“To Make Her Holy” (Ephesians 5:26): Are Husbands Responsible For The Spiritual Maturation Of Their Wives? -- By: David A. Croteau

Journal: Journal for Biblical Manhood and Womanhood
Volume: JBMW 021:1 (Spring 2016)
Article: “To Make Her Holy” (Ephesians 5:26): Are Husbands Responsible For The Spiritual Maturation Of Their Wives?
Author: David A. Croteau


“To Make Her Holy” (Ephesians 5:26):
Are Husbands Responsible For The Spiritual Maturation Of Their Wives?

David Croteau

Professor of New Testament and Greek
Columbia International University
Columbia, South Carolina

I. Introduction

Many pulpits have proclaimed that husbands are responsible for overseeing the spiritual maturity of their wives based upon Eph 5:26. However, reading this passage in context, examining the Greek words used, understanding the Old Testament background to the passage, and thinking through the issue theologically will help clarify Paul’s meaning and provide a proper exegesis and application of the passage.

There are three main categories of interpretation for this passage. The first category I’ve called “Sanctification is the Husband’s Responsibility.” The following authors/pastors have been specifically chosen as examples because they are known for being careful expositors and have ministries that I particularly appreciate. The use of these men should not be seen as an indictment against them, but calling into question their particular use of Eph 5:26-27. “The man is responsible for the spiritual well-being of his wife. Her sanctification is his responsibility. There is probably no male task that has been more neglected in our society than this one.”1 And, “In seeking the sanctification of the church, there is a sense in which Christ seeks to change his wife. So the husband is called to change his wife. But that change is not supposed to ruin her. The change is to be toward a higher conformity to the image of Christ. We should seek to present our wives to Christ as holy and blameless, being without spot or wrinkle!”2 Finally, in discussing Ephesians 5, one author says that “The man who sanctifies his wife understands that this is his divinely ordained responsibility. Men …, do you realize it is your responsibility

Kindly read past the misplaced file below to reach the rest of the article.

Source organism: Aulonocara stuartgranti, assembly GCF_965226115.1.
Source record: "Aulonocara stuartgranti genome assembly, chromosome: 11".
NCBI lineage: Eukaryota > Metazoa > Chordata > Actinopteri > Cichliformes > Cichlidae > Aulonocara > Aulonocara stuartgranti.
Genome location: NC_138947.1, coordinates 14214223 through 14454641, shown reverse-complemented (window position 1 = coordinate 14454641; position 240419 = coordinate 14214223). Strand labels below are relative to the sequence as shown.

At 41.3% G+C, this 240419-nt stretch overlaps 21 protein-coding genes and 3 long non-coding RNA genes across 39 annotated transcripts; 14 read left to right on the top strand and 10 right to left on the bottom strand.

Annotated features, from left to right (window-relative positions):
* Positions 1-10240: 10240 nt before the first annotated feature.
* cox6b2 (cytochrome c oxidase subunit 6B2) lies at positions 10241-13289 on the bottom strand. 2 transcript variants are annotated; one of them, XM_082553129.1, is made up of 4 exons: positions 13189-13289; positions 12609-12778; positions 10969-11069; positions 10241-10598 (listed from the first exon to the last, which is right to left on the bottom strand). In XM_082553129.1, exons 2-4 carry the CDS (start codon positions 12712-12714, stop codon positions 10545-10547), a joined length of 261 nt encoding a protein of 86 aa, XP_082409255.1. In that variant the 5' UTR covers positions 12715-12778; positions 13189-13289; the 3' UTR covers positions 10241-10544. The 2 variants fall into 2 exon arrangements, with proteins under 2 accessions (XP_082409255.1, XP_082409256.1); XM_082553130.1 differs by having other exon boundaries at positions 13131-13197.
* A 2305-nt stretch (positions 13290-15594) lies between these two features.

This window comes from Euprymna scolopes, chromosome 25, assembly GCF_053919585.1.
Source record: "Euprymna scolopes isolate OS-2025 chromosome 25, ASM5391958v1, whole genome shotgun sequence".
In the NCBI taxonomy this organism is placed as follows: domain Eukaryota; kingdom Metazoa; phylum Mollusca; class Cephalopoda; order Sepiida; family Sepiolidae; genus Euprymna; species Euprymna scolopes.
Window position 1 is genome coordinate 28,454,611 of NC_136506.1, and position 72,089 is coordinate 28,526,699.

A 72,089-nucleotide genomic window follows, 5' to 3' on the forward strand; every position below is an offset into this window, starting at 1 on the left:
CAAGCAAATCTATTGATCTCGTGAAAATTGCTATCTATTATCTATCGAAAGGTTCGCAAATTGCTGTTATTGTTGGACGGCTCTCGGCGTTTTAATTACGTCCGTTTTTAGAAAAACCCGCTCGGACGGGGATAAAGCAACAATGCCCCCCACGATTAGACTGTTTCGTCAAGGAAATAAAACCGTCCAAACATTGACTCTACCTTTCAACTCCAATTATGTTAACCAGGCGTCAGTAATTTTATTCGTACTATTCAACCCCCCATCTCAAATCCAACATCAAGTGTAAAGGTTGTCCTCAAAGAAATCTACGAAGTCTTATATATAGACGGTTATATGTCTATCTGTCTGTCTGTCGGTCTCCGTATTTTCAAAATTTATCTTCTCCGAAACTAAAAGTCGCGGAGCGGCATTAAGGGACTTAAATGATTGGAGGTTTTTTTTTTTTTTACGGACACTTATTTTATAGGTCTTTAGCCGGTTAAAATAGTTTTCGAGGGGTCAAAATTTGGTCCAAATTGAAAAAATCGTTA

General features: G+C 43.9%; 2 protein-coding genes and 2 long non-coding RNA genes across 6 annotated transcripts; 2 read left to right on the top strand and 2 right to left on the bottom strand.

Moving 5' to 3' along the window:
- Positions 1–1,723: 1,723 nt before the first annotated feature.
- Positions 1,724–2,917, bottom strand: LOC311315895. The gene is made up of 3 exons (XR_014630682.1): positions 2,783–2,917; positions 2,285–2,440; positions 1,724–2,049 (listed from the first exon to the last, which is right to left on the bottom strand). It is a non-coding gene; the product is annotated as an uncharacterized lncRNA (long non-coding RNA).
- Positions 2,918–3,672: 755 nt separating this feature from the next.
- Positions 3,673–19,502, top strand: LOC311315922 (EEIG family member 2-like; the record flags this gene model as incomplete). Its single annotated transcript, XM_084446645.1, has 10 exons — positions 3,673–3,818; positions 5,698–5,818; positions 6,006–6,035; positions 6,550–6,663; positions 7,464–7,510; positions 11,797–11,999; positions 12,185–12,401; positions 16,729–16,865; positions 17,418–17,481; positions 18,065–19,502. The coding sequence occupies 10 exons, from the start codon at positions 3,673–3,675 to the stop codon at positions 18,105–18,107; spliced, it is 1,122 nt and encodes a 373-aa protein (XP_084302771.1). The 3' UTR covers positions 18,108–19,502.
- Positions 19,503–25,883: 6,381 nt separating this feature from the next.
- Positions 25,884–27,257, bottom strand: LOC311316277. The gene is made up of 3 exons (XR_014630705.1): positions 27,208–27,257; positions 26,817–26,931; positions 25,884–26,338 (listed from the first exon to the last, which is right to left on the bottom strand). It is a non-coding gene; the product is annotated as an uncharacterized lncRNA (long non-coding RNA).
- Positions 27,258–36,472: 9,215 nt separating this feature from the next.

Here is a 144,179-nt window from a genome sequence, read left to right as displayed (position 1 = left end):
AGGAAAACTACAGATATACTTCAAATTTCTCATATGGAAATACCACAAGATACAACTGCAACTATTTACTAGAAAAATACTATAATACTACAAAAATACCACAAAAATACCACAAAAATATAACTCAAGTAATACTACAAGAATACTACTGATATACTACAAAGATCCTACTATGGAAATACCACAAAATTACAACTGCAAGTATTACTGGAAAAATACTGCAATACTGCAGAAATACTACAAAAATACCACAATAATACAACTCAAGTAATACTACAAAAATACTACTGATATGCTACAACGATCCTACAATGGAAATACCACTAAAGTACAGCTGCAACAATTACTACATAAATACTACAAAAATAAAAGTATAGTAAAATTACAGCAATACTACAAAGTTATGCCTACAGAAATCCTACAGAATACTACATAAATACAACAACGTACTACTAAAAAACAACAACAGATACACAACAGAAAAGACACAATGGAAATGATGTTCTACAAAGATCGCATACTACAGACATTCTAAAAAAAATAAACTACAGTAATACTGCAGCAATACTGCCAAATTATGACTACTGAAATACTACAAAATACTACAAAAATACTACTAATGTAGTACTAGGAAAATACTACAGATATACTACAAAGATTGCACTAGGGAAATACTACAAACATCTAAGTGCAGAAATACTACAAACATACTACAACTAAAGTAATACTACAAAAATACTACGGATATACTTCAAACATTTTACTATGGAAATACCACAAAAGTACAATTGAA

to seek your wife’s sanctification?”3 These authors appear to be declaring that Eph 5:26 describes the husband as being responsible for his wife’s progressive sanctification, her growth in holiness.

The second category is a little more fuzzy, where it seems like the husband is responsible but the connection to Eph 5:26 is more ambiguous: “By Implicat...

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